Gear Used: EMS Gore-Tex gaiters, EMS hiking pants, ExOfficio long sleeve, Reebok puffy vest, LL Bean fleece gloves, Osprey Sirrus day pack, Kelty trekking poles, Keene Durand hiking boots, Smartwool socks, 3L Platypus hydration bladder

On Top of New York – Hiking Mount Marcy

Yesterday was the day! It was time to tackle New York’s highest mountain, Mount Marcy! I took the day off from work so Jordan and I could hike together (he works weekends so he usually can’t hike with me then). We met Brendan at the park and ride at 5:30AM and off we went to the ADK Loj. The easiest and most popular trail to the summit of Marcy is the Van Hovenberg. This is the same trail to Phelps and Tabletop as well. The last time I was on this trail was January 2014 and it was zero degrees. Yesterday was a bit different with 80 degree temps in the middle of August.


Much of the trail up to Marcy is a gentle ascent. The biggest issue was the mud! I wasn’t expecting it! The trail finally got really steep once we could actually see Marcy in the distance.


Looks daunting, but it isn’t so bad.


At 5,344 Mount Marcy is the tallest peak in New York! There are excellent views from the summit. Totally worth the almost 8 mile hike to it. We had a warm but amazing day.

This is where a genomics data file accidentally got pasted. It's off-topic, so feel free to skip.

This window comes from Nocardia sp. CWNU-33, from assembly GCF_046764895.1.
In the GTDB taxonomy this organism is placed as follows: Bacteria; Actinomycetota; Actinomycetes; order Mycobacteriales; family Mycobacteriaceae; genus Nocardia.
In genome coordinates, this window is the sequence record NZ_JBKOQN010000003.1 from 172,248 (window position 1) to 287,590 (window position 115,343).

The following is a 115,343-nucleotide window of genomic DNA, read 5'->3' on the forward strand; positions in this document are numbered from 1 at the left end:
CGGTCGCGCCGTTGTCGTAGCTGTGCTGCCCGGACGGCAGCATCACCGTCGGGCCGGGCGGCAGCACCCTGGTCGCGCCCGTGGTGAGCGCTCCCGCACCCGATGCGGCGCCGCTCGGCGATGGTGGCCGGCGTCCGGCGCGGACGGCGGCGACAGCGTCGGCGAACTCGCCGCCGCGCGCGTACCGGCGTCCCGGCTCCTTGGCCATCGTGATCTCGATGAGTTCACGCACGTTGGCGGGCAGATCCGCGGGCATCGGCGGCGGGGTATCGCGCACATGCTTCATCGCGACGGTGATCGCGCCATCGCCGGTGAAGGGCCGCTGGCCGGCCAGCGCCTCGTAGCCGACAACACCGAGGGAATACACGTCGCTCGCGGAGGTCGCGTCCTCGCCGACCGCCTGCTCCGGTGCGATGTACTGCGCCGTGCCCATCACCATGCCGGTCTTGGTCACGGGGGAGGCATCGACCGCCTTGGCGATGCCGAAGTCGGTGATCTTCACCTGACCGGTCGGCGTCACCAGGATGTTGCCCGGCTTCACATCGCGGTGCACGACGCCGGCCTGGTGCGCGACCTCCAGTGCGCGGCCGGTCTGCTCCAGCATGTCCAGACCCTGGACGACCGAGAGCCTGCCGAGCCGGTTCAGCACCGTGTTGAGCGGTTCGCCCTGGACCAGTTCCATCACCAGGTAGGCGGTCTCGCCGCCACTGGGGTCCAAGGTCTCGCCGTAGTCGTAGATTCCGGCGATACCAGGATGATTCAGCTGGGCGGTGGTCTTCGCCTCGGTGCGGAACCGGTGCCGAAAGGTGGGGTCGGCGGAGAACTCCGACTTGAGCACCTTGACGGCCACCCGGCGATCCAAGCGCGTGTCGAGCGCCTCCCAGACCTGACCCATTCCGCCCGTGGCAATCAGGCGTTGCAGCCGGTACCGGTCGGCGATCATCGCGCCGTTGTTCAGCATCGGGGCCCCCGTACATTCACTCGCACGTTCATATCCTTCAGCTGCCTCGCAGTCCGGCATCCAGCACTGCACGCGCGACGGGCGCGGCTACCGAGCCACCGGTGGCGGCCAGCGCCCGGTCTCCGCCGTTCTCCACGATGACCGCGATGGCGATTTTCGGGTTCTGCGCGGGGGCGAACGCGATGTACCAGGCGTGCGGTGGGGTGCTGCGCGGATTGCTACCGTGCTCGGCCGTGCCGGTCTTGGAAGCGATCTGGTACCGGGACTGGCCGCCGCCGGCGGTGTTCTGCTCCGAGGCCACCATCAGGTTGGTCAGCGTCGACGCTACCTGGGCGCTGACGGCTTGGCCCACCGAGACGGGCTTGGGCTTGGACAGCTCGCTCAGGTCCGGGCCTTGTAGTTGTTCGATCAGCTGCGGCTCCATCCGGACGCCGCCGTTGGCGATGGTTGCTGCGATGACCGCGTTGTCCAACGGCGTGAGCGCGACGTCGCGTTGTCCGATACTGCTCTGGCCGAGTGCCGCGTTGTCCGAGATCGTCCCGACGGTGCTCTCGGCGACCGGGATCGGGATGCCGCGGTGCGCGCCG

Since it was a Monday, the summit wasn’t too crowded. I spotted a woman on the way up that I saw when hiking Colden last weekend and had to say hello.





Marcy was Jordan’s first high peak! Woo!  It was great to finally hike in the high peaks with him! He loved it!


I’m at 25.


Brendan is at 16.


A strange bug landed on Brendan’s backpack. It looked like some kind of bee. Everyone gathered around to take a photo of it.






There is neighboring Haystack.



Colden with Wright, Algonquin and Iroquois behind it.

We sat at the top of New York for about 45 minutes and then headed back down the way we came. We decided to stop at Indian Falls, a few feet of off the trail near the junction for Tabletop.



Great views of Wright, Algonquin and Iroquois!

It was pretty warm out yesterday, but not unbearable. I brought almost 4L of water with me and a large Gatorade and didn’t drink it all. The walk out was nice, too.


We made a stop at Heart Lake to jump in and cool off afterward. What a great ending to a perfect hiking day!


Mount Marcy
15.3 mi RT
Total hiking time
10 hours including stops

Gear used Osprey Sirrus day pack, 3 L Platypus hydration bladder, 1 L Hydroflask, Kelty trekking poles, Under Armor crops, Old Navy tank, Keen Durand hiking boots, Smartwool socks, Buff headband

Mount Marcy


Hiking Mount Colden via Avalanche Pass

Today I’m writing my trip report in a form of a Day in the Life Post-Enjoy!

3:50AM – Wake up before my 4AM alarm. I was convinced I was going to toss and turn all night but I slept fairly well and got a solid five hours. Get up, put in my contacts, and finish packing my hiking pack. Fill up my 3L platypus bladder with filtered water (I know from experience that putting filtered water vs. tap water makes ALL the difference in taste when your water sits in a bladder all day) and my 1L hydroflask. Make bagel and cream cheese to bring for breakfast and PBJ for lunch.


4:30AM – Meet Jenna at the park & ride in Clifton Park. This is a popular spot for hiking meet ups since it’s very accessible from the Northway, right off of Exit 9.